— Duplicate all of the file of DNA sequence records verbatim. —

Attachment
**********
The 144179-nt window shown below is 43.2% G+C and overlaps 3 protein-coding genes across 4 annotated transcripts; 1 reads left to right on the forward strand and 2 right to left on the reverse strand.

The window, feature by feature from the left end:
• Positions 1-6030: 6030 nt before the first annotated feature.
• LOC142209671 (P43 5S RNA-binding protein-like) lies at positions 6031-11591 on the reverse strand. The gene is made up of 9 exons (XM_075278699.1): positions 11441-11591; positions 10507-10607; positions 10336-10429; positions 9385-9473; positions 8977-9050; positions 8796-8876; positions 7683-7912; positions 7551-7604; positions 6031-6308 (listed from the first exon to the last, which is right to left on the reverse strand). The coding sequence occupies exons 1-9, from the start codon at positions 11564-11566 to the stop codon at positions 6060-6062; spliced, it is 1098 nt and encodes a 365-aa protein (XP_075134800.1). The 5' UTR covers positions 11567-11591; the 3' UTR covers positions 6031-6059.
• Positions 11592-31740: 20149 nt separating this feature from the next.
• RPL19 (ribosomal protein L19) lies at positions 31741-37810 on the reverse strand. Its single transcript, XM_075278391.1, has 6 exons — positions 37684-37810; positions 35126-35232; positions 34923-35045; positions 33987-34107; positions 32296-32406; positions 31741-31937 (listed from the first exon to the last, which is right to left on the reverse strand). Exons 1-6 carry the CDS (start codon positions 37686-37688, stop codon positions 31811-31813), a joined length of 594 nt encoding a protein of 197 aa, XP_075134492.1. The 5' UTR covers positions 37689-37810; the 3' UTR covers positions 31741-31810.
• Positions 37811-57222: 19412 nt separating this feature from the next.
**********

The 144179-nt window shown below is 43.2% G+C and overlaps 3 protein-coding genes across 4 annotated transcripts; 1 reads left to right on the forward strand and 2 right to left on the reverse strand.

The window, feature by feature from the left end:
• Positions 1-6030: 6030 nt before the first annotated feature.
• LOC142209671 (P43 5S RNA-binding protein-like) lies at positions 6031-11591 on the reverse strand. The gene is made up of 9 exons (XM_075278699.1): positions 11441-11591; positions 10507-10607; positions 10336-10429; positions 9385-9473; positions 8977-9050; positions 8796-8876; positions 7683-7912; positions 7551-7604; positions 6031-6308 (listed from the first exon to the last, which is right to left on the reverse strand). The coding sequence occupies exons 1-9, from the start codon at positions 11564-11566 to the stop codon at positions 6060-6062; spliced, it is 1098 nt and encodes a 365-aa protein (XP_075134800.1). The 5' UTR covers positions 11567-11591; the 3' UTR covers positions 6031-6059.
• Positions 11592-31740: 20149 nt separating this feature from the next.
• RPL19 (ribosomal protein L19) lies at positions 31741-37810 on the reverse strand. Its single transcript, XM_075278391.1, has 6 exons — positions 37684-37810; positions 35126-35232; positions 34923-35045; positions 33987-34107; positions 32296-32406; positions 31741-31937 (listed from the first exon to the last, which is right to left on the reverse strand). Exons 1-6 carry the CDS (start codon positions 37686-37688, stop codon positions 31811-31813), a joined length of 594 nt encoding a protein of 197 aa, XP_075134492.1. The 5' UTR covers positions 37689-37810; the 3' UTR covers positions 31741-31810.
• Positions 37811-57222: 19412 nt separating this feature from the next.